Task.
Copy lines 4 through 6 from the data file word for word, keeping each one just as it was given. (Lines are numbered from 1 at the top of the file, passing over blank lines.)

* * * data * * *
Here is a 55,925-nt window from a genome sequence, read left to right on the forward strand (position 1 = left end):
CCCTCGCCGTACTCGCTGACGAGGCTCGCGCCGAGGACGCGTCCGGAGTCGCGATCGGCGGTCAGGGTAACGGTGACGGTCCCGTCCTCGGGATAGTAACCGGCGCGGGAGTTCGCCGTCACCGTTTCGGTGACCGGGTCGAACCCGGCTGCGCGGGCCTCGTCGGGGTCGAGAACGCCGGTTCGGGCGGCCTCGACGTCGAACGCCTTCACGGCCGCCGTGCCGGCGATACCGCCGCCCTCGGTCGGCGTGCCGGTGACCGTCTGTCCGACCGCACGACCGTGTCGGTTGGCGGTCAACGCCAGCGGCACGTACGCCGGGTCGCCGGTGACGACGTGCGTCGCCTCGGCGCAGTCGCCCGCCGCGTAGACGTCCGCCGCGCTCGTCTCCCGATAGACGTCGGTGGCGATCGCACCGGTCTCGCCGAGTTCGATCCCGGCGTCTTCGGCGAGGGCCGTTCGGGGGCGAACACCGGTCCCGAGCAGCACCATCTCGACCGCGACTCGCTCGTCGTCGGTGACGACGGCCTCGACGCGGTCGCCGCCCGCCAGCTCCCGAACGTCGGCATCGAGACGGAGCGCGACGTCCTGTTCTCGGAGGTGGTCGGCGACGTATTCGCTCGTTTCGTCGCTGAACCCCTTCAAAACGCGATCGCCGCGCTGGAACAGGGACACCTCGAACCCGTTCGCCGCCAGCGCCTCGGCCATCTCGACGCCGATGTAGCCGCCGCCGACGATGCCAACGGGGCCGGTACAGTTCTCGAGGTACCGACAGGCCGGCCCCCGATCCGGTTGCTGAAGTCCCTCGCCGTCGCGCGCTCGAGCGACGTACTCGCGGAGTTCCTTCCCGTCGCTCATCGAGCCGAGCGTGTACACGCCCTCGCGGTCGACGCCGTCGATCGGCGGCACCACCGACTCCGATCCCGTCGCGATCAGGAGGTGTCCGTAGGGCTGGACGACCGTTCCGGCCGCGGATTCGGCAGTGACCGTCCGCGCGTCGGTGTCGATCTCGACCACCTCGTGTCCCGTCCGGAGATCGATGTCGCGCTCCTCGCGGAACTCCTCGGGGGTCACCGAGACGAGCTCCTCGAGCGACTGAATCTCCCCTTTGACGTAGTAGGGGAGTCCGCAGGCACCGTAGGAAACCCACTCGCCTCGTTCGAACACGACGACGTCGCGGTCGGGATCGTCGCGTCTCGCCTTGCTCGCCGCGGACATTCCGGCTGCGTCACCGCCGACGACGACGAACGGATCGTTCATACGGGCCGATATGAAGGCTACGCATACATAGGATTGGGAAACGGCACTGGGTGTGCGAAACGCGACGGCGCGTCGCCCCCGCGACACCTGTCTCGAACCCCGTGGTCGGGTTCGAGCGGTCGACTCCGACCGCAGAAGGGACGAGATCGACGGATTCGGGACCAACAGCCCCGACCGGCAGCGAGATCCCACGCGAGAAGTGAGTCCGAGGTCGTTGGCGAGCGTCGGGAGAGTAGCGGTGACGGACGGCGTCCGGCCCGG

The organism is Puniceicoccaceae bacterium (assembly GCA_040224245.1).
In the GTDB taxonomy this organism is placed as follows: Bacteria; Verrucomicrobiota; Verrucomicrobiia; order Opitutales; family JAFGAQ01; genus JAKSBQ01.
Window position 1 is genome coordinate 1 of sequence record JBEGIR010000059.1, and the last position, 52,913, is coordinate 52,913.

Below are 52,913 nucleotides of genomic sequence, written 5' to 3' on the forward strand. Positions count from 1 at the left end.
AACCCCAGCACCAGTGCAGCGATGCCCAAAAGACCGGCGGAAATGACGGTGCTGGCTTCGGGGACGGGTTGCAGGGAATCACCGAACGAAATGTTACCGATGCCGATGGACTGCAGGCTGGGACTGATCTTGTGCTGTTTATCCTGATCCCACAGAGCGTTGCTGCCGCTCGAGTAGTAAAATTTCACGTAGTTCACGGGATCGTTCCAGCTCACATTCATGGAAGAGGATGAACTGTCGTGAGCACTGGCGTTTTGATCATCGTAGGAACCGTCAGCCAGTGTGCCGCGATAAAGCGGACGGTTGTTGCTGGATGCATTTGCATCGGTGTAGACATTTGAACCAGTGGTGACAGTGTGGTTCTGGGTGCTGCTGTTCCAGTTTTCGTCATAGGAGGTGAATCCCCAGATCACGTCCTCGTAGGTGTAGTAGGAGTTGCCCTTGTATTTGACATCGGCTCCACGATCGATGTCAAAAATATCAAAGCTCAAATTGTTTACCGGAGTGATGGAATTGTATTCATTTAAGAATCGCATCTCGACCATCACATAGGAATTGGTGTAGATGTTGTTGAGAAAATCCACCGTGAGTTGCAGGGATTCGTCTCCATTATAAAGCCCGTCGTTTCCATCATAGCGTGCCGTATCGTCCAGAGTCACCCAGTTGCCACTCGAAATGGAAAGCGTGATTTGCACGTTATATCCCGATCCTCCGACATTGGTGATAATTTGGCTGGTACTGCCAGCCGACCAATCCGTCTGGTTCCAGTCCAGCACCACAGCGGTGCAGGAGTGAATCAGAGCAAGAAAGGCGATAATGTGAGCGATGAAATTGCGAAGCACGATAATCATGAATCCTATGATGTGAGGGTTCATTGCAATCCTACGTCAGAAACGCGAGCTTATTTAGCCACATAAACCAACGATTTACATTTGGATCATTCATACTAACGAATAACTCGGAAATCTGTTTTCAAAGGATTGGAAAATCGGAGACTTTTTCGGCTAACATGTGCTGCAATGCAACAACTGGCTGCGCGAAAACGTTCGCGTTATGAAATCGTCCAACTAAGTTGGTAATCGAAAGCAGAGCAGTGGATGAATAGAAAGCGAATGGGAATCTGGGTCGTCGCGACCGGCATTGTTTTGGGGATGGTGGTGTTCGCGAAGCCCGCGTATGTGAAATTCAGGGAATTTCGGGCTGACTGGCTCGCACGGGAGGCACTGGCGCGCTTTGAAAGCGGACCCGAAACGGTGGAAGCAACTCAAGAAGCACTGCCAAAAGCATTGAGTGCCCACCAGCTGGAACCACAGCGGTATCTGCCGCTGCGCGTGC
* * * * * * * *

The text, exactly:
In the GTDB taxonomy this organism is placed as follows: Bacteria; Verrucomicrobiota; Verrucomicrobiia; order Opitutales; family JAFGAQ01; genus JAKSBQ01.
Window position 1 is genome coordinate 1 of sequence record JBEGIR010000059.1, and the last position, 52,913, is coordinate 52,913.

Below are 52,913 nucleotides of genomic sequence, written 5' to 3' on the forward strand. Positions count from 1 at the left end.